« Reply #20 on: May 14, 2013, 11:16:19 PM »
Used car prices do seem a little high right now.  I have seen a few where the recently used car is being sold with the asking price of what new costs.

We just bought an 05 Toyota with 55k on it.  I've had it a couple of months and... it seems almost new.  My advice from that purchase:
1. buy from an individual, not a dealer.  Prices are better and they are more willing to wiggle on price.
2. take your time.  I had daily searches emailing me for craigslist, autotrader and cargurus.com.* 
3. don't be overly stuck on exactly what you want.  Have a few models in mind.  Be flexible on color.  (I absolutely wanted a manual transmission, which was the difficult item for me to fill.)

This is what I would have typed it Spork didn't save me the trouble. 

I have heard a rule of thumb is 10% of your salary is what you should spend on a car.  So, in this case, about $6000.  You can actually get a pretty sweet ride for $6K buying from an individual.

Thanks, I'll try to keep that in mind!

Spork

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Re: Should I buy the car?
« Reply #21 on: May 15, 2013, 07:33:39 AM »
I think now, if I were to buy a used car I'd be willing to spend a bit more (nothing unreasonable) on something certified just to have the ease of mind of driving something covered under warranty.



Don't let me talk you out of that.... but... know what that means.  What that really means is you're paying some amount extra (let's WAG and say $2000) for an insurance policy.  It may very well be worth it.  It may not.  The dealer is charging everyone a little extra, putting that money in a bucket, and waiting for someone to have a claim.  If 1 out of 20 makes a claim, the other 19 are paying for it.

One alternative: do this exactly, but cut the dealer out.  Pay $2000 (or something) extra.  Put it in "escrow" -- meaning, put it in your own bank account and tag it so that you won't be using it.  Sit on it and wait.  If an emergency happens in "the warranty period" then use that money to pay for it.  If not: profit.

Done by Forty

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Re: Should I buy the car?
« Reply #22 on: May 15, 2013, 08:16:18 AM »
I think now, if I were to buy a used car I'd be willing to spend a bit more (nothing unreasonable) on something certified just to have the ease of mind of driving something covered under warranty.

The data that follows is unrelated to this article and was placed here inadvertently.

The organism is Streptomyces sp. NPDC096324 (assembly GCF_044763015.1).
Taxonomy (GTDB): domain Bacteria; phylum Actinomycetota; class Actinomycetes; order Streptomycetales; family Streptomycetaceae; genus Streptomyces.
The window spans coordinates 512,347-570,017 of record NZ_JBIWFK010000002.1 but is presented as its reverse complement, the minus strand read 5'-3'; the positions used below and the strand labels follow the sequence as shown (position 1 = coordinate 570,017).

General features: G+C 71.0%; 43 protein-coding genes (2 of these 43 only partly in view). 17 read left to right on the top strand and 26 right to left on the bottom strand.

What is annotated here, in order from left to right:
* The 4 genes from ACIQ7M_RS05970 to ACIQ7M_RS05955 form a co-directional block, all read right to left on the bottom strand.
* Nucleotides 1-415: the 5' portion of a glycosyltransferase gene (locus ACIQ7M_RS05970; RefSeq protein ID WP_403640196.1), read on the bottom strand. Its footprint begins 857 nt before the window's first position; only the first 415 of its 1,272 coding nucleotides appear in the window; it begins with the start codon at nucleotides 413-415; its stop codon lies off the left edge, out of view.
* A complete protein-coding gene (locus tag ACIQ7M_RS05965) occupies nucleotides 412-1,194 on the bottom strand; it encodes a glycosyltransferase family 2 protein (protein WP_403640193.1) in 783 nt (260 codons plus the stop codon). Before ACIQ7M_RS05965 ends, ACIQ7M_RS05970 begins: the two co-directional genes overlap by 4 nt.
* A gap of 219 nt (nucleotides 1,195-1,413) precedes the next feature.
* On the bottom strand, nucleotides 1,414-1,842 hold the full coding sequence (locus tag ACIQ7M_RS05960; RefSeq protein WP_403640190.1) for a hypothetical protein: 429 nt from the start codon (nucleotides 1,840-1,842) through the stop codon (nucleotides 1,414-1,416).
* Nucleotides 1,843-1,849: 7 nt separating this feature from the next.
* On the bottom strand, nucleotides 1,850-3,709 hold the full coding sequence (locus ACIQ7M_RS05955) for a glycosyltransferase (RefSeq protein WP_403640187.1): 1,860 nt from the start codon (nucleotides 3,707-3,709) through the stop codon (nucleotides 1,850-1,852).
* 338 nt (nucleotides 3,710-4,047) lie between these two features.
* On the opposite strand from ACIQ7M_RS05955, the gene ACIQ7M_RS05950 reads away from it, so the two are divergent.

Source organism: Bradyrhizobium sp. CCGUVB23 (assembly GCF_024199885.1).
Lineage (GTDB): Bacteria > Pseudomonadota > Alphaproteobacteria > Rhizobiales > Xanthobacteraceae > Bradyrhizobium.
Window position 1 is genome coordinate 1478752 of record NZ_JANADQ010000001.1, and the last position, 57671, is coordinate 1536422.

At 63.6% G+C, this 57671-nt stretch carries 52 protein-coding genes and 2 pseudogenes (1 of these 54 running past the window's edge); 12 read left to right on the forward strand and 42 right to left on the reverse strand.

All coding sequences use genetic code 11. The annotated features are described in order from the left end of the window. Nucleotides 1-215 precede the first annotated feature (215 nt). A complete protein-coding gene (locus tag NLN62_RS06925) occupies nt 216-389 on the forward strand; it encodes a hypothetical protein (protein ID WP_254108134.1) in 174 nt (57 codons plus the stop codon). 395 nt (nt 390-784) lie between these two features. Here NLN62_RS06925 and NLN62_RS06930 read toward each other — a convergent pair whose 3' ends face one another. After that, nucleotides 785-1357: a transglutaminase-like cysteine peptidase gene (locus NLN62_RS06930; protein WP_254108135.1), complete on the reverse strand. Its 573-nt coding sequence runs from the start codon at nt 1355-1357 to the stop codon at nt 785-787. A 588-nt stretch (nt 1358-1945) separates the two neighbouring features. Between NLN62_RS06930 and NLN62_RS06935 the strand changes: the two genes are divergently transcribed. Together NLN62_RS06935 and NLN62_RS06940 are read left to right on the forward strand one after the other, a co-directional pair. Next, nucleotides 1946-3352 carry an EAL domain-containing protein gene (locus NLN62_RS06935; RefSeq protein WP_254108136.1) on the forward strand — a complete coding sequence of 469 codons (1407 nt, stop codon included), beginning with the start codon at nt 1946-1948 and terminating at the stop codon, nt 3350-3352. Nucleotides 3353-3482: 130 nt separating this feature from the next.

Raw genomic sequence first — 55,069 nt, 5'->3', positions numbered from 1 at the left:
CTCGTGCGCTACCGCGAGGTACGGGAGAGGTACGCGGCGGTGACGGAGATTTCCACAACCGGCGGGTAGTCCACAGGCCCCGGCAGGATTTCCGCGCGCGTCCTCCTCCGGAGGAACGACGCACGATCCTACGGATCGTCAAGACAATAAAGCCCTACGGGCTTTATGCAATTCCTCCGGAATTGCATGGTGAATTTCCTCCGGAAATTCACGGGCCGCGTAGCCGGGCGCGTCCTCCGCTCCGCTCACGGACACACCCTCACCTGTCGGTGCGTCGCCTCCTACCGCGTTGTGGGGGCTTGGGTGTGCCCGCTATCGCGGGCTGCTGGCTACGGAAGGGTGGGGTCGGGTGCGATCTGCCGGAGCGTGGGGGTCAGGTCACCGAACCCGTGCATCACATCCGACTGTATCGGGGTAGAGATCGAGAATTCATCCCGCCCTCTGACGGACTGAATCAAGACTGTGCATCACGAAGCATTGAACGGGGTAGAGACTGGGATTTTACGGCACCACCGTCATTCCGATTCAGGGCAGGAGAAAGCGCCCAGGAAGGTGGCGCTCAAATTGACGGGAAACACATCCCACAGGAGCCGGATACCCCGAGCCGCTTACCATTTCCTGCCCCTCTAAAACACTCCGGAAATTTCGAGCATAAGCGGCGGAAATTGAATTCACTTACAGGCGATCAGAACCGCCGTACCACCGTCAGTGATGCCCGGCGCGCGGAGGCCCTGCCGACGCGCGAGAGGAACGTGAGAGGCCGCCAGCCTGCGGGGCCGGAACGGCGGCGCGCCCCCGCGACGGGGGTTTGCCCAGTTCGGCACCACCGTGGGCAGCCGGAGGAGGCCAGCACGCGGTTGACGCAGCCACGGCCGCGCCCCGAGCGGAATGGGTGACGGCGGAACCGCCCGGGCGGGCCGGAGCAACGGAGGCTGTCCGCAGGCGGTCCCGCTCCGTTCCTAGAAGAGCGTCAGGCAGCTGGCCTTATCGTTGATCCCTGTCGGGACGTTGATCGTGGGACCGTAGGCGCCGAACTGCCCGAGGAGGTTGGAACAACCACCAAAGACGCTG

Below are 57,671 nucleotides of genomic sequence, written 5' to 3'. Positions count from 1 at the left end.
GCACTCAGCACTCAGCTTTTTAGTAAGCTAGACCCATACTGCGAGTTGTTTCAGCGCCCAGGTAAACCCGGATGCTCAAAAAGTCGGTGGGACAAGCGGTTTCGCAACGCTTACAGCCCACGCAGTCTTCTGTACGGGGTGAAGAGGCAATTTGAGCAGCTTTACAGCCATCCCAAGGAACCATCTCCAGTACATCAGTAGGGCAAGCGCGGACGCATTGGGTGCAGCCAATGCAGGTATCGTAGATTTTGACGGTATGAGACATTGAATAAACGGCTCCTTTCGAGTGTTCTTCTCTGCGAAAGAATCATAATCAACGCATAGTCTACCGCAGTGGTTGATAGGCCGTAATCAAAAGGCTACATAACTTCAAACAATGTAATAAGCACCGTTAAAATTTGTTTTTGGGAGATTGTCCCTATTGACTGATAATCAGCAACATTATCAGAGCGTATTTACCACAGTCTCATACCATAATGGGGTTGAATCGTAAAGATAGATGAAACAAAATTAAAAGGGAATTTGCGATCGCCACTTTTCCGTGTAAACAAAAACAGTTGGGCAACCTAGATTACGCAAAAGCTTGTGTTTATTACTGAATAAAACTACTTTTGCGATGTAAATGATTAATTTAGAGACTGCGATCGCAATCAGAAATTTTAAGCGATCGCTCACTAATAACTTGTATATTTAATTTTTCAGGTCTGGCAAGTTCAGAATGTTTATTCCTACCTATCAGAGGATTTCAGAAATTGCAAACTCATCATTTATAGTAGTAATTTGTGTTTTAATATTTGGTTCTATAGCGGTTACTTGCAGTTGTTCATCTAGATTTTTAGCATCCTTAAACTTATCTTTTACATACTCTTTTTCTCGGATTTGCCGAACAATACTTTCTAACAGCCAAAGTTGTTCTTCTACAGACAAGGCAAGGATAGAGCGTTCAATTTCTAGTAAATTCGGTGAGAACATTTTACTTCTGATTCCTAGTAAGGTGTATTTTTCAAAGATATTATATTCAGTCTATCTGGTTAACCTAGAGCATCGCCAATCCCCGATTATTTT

Don't let me talk you out of that.... but... know what that means.  What that really means is you're paying some amount extra (let's WAG and say $2000) for an insurance policy.  It may very well be worth it.  It may not.  The dealer is charging everyone a little extra, putting that money in a bucket, and waiting for someone to have a claim.  If 1 out of 20 makes a claim, the other 19 are paying for it.

One alternative: do this exactly, but cut the dealer out.  Pay $2000 (or something) extra.  Put it in "escrow" -- meaning, put it in your own bank account and tag it so that you won't be using it.  Sit on it and wait.  If an emergency happens in "the warranty period" then use that money to pay for it.  If not: profit.

That's an excellent suggestion.  If you can self-insure, do so. 

DizzyDaisies

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Re: Should I buy the car?
« Reply #23 on: May 15, 2013, 08:46:21 AM »
Hi there.  I'm new to the forums.  I think the advice you've gotten here on car buying is excellent.  Can I touch for a minute on your relationship with your parents?  I know it's hard, but you have to make the break at some point if you're going to experience freedom.  My mother has been controlling in the past.  I stopped falling for it years ago and now I have no problem asserting myself.  I don't even get worried about it any more.  If I were buying a car, they wouldn't even know about it until the next time they saw me driving it.  Not because I'm keeping it a secret, but just because I wouldn't even think to mention it.  And if they did have a huge opinion about it, I'd ignore it.  It's not their decision.

My husband, on the other hand, comes from a very close-knit, dysfunctional and controlling family.  It has been a HUGE issue in our marriage, and if I could go back in time, I never would have married him in the first place.  If you're looking to eventually get married or have a committed long term relationship, there is absolutely nothing sexy about a man who allows his parents to control him.  My husband has made some positive changes, but the damage done to me and our relationship is massive and likely impossible to uncover from.